Besides, the higher the concentrated solution higher the electricity is conducted, then converting this into the saltiness of your aquarium.
Well if you are accuracy conscious, then the good news for you is that it provides accurate results compared to the other two equipment.
So here comes the bad part: electronic salinity meter does not come cheap when compared to hydrometer and refractometer, and it’s not very easily accessible.
How Often Should You Check Salinity of Fish Tank?
The maintenance of an aquarium is not a one-time thing.
You need to continually check the water parameters for your fish to provide your fish with an optimum environment.
The same goes for checking your aquarium water for saltiness.
The best thing:
Check the saltiness of your fish tank every time you conduct a water change.
This is really important.
The water that you add to the aquarium obviously has different water chemistry as compared to the water your fish tank already holds.
Most of us just add salt to pure water.
But, there is no way of knowing if you have added the appropriate amount of salt without testing it.
So always test the salinity of your new mix and then compare it to the tank water.
Make adjustments if needed.
The goal here is to bring the saltiness of your mix as close as you can to the water chemistry of your fish tank.
This is not the only time that you should check the saltiness of your fish tank.
You should check the salinity of your aquarium from time to time, just to make sure that everything is as it should be.
How to Maintain Stable Salinity in Saltwater Tank?
Maintaining the salinity of your fish tank is a little tricky.
This is because there are many things that you need to look out for.
A plethora of factors is usually at work, undermining your vigorous efforts.
Here is how you can keep them in check.
Check for Salt Creep
Salt Creep is actually one of the significant factors that have a drastic influence on the salinity of your aquarium.
In this condition, crusty specs of salt begin to accumulate on the surface of the fish tank, the power cords, the cover as well as the decorations.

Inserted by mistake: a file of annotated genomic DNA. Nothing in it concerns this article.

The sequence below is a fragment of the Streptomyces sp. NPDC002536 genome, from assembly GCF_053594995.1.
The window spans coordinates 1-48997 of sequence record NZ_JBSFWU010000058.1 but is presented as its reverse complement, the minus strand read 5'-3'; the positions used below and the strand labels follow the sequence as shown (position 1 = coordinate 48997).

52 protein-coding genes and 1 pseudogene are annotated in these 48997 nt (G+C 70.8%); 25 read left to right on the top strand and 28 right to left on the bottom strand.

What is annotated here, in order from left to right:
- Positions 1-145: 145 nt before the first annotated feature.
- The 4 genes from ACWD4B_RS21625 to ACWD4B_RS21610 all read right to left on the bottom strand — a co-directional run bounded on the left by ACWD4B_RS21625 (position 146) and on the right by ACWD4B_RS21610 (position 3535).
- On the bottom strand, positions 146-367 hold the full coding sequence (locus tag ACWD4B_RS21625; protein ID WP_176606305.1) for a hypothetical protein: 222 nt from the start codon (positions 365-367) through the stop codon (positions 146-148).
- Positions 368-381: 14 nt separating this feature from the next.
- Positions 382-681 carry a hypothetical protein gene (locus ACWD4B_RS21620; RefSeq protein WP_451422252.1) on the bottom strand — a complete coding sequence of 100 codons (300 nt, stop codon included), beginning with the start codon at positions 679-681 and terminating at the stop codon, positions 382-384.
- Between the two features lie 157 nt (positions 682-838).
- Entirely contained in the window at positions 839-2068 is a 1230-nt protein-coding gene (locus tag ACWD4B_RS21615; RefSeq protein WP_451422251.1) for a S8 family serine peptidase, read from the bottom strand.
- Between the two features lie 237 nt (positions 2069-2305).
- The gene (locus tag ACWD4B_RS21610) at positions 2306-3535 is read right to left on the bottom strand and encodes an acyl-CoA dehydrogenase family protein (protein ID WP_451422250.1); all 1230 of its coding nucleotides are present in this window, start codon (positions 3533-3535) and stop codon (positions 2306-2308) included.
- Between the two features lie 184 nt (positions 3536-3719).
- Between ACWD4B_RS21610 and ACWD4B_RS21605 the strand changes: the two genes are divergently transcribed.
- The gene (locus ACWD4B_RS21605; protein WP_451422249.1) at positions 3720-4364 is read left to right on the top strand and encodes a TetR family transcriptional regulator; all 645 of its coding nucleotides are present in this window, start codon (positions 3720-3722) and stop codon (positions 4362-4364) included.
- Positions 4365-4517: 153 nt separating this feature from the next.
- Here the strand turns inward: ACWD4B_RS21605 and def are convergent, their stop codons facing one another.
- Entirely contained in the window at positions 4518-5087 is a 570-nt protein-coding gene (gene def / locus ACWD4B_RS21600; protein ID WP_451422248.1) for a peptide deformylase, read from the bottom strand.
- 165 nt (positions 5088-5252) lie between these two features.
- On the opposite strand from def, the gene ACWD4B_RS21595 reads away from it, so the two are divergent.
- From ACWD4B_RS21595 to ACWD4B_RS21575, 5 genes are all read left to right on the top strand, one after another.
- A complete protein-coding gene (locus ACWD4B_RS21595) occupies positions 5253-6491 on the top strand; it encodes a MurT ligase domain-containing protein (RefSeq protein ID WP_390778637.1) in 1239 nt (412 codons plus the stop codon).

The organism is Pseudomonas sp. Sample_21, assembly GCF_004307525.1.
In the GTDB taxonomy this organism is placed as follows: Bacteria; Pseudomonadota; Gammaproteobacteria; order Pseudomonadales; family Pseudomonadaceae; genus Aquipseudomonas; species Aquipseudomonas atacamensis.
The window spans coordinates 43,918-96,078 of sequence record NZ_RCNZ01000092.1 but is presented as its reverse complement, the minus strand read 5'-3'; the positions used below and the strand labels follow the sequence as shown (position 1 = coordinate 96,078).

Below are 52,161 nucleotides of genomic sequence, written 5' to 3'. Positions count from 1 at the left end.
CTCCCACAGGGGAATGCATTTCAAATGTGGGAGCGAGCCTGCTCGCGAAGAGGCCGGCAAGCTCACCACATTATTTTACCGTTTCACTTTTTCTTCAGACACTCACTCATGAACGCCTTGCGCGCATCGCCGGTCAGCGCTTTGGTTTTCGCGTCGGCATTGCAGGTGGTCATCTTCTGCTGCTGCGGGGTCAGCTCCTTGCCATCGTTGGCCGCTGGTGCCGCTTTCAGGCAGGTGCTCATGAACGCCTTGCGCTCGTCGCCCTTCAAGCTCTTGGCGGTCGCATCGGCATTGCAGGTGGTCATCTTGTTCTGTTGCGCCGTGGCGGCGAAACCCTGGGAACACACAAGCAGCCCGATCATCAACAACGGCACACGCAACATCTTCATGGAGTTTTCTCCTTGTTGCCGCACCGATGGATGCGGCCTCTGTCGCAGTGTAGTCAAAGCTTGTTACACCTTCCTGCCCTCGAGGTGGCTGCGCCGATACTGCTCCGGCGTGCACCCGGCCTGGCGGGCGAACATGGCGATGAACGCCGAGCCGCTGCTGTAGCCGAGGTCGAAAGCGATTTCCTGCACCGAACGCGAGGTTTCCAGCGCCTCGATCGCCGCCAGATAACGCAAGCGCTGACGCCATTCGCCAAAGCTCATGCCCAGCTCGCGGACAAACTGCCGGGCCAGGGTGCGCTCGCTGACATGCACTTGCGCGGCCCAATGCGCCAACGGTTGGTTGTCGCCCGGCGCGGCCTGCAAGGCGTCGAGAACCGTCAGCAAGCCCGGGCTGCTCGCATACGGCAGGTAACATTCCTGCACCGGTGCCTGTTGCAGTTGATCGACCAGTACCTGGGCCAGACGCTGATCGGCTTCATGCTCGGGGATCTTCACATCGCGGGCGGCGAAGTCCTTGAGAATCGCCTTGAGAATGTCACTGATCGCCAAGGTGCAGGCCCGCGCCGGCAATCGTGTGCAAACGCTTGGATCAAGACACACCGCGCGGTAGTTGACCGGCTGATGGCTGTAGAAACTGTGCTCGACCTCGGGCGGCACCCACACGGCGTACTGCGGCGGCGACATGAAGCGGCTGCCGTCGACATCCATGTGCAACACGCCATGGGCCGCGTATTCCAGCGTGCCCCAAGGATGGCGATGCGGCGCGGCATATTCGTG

The salt creep will lead to salt deficiencies in your fish tank, as a result of which you will need to continually add small amounts of sea salt into your fish tank.
This will help you bridge the gap.
Add the Appropriate Amount of Salt
I have discussed this before in this article, but due to its high importance, this needs to be mentioned again.
When you conduct a water change, you need to match the salinity of the new water you are about to add, with the salinity of the water that is already in the tank.
Testing the new water will help you achieve your desired result.
Never test the new water right after you have added salt to it.
Let the salt mix breathe overnight and then test it again before using it.
The reading will always be a little different after you have allowed the salt to settle in and stabilize the mix.
Then you should compare your salt mix with your tank and make any necessary adjustments.
Only Top Off Your Aquarium with Freshwater
Just like in nature, your aquarium loses water via evaporation.
Only the water evaporates, leaving the salt behind.
This increases the salinity level of the remaining water.
If you top off your aquarium with saltwater, u will just end up increasing the salinity of your tank.
Hence, it is best to top off your fish tank using freshwater.
This will help you maintain the salinity of your fish tank.
You should always add freshwater that is equal in amount to the water that was lost via evaporation.
No more, no less.
You can mark your aquarium in other to keep track of the water level.
Some people use masking tape on the sump of each system.
You should top off your aquarium daily, as the longer, you wait, the worse it will get.
Can I put table salt in my fish tank? Table salt is not the best option. It contains additives that are highly dangerous for fish.
Should I add salt to my freshwater aquarium? You should only add a minimal amount of salt into your freshwater aquariums — about half a tablespoon per gallon of aquarium water.